Thursday, 17 October 2013

'Three plain coats of the flax plant'

As discussed in a previous blog post, the Cook-voyage collections at the Pitt Rivers contain many Maori taonga or treasures.  I have been examining some of the textile taonga, in particular a kakahu (cloak) collected by the Forsters, 1886.1.1133.  Number 106 in the 'Catalogue of Curiosities given to Oxford' it is described as one of 'Three plain coats of the flax plant, two with dogskin at the corners'

The first step in being able to describe how a kakahu is made involves developing the correct vocabulary.  I've been following the terms used in the excellent book 'Whatu Kakahu/Maori Cloaks' edited by Awhina Tamarapa and published by Te Papa Press in 2011, as well as many other references to help me to describe the way that kakahu were made.

The term 'weaving' to describe the process of making a kakahu can be misleading.  They were made by weft-twining, a process in which two 'weft' threads (aho) are twisted around each other, enclosing 'warp' threads (whenu) as they twist.  No loom is involved, and the process is done entirely by hand.

Forster 106, 1886.1.1133.  The white triangles indicate the ends of the short weft rows, poka, used to shape the cloak

Forster 106 is a small kaitaka (a cloak with a fine undecorated foundation, edged with a border, normally of taniko, a decorative weft-twining technique developed only by the Maori.)  The kaitaka is of muka, the fibres extracted from the New Zealand flax plant (Phormium sp.)  The aho is made up of single pairs of threads (single-pair weft-twining - whatu aho patai).  There are shaping rows inserted into the weft.  These short rows - poka - allowed the cloak to hang gracefully over the body.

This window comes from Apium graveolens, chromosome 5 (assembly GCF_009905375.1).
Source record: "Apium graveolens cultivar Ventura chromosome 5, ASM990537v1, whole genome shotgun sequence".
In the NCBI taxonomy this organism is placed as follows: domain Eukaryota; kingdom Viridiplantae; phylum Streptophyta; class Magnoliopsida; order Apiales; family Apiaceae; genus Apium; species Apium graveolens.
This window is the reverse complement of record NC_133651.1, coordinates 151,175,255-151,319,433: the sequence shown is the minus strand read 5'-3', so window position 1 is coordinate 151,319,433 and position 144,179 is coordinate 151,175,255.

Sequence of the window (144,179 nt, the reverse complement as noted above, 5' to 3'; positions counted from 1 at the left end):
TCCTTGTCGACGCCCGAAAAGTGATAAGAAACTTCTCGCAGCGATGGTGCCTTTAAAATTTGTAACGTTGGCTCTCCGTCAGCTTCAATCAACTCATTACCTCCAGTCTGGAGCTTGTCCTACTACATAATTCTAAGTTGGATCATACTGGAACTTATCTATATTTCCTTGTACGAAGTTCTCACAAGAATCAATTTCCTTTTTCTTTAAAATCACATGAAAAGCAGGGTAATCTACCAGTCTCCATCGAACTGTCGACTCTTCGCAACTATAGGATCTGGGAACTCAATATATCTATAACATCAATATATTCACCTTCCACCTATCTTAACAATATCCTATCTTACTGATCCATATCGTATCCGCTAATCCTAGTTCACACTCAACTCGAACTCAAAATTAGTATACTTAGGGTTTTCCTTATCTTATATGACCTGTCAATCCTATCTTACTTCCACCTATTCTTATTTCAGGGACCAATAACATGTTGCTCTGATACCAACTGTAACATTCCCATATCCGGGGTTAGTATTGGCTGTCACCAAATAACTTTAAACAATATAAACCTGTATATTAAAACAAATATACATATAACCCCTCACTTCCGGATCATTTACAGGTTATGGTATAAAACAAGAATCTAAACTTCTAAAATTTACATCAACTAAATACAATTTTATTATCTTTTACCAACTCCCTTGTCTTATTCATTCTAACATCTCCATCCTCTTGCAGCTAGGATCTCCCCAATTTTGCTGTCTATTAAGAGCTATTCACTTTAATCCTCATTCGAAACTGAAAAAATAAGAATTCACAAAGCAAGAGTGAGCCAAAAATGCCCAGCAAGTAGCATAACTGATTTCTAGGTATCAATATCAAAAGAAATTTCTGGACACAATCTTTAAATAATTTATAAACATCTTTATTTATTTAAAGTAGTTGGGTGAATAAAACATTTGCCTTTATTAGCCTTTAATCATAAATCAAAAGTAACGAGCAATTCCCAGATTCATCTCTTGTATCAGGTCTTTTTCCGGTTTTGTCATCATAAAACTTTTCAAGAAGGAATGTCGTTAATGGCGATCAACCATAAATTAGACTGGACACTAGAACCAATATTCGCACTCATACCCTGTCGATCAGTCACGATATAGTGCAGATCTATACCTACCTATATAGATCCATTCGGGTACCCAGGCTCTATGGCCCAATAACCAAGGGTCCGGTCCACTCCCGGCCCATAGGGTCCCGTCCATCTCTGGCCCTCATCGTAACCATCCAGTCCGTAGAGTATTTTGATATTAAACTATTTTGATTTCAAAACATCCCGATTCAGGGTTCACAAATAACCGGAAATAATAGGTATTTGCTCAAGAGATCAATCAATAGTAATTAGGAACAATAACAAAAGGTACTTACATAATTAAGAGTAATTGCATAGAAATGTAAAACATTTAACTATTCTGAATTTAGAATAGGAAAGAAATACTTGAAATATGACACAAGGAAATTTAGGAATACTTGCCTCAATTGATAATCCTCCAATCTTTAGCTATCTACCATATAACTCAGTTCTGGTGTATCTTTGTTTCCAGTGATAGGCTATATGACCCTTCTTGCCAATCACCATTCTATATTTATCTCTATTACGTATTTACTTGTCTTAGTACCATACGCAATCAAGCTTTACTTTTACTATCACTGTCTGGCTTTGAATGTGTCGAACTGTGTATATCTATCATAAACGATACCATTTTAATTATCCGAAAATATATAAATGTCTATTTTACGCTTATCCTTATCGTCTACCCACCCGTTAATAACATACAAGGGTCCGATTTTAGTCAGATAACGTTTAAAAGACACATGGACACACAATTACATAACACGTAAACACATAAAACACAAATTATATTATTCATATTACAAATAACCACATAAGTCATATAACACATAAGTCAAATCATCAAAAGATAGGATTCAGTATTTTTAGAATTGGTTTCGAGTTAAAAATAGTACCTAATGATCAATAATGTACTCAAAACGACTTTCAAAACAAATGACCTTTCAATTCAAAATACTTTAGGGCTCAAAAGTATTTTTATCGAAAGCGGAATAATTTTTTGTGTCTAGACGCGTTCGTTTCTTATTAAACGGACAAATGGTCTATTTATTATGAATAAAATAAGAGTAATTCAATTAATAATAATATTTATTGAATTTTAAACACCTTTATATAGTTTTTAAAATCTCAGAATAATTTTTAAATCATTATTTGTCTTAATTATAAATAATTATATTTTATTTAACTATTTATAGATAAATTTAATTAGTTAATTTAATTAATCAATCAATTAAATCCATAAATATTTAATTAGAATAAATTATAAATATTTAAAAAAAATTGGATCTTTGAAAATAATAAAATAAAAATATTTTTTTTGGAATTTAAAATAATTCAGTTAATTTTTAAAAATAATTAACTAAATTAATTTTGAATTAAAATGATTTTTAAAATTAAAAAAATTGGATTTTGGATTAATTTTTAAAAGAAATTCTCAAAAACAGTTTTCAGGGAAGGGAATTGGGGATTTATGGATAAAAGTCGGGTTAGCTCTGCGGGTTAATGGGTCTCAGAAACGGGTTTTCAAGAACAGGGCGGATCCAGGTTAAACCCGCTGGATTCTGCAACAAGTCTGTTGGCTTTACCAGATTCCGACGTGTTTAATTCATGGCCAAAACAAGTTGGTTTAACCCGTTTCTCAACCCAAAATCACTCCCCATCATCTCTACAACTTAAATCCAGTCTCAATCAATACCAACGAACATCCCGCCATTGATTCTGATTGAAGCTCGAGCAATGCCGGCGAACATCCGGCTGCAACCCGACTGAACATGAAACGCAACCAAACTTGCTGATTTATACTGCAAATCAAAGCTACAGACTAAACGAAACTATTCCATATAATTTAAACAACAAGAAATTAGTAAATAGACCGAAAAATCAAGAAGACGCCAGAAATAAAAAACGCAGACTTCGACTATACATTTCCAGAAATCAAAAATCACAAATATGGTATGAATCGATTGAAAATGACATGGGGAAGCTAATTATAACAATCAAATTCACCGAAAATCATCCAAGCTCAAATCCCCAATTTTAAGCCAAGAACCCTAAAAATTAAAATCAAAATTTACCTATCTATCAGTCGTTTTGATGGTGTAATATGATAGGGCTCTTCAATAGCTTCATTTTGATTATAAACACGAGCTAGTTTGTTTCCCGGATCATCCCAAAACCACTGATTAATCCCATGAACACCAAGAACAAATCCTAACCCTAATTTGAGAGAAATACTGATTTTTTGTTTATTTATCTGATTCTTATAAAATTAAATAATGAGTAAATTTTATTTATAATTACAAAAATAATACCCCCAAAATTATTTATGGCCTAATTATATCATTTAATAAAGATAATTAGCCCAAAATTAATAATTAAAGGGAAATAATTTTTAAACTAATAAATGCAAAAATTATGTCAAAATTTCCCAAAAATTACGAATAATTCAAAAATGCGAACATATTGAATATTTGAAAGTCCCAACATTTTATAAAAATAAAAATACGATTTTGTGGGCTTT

The foundation of the cloak, showing single-pair weft-twining (the horizontal fibres).  The end of one of the shaping rows is also visible.

The cloak is very finely made.  There are eight whenu warps per centimeter, and the spacing between the aho warps is only three or four millimeters. The cloak is is excellent condition, even after 250 years, and the flax fibre is still soft and lustrous.

The plain part of the border on this kaitaka is not taniko, but very closely packed rows of single-pair twining, creating a thick, dense fabric.  However, the patterned areas at the top and bottom of the border do appear to have been created using taniko techniques, where two colours are used in the twining process, with the colour not in use being hidden inside the wrapped threads.

The border of the cloak, showing the patterned edge, and the plaited finish.  A short fringe of whenu warp fibres also is visible.

Small tags of dog skin are attached to the cloak along both edges of the border.  A cord made from twisted muka has been threaded through the body of the cloak and looped around the strips to hold them - this possibly would have required the use of a needle, which would probably have been made of bird bone.

Dog skin tag, showing the method of attachment.

A fine cloak such as this would have been a prized garment, imbued with the mana of both its creator and its wearer.  Kaitaka were garments of prestige, worn to stress the importance of an event.

I am not an expert in Maori fibre techniques, but I hope that by documenting these taonga and sharing that information on the new Cook-Voyage collections website, people with more knowledge might be able to contribute to our understanding of these important cloaks.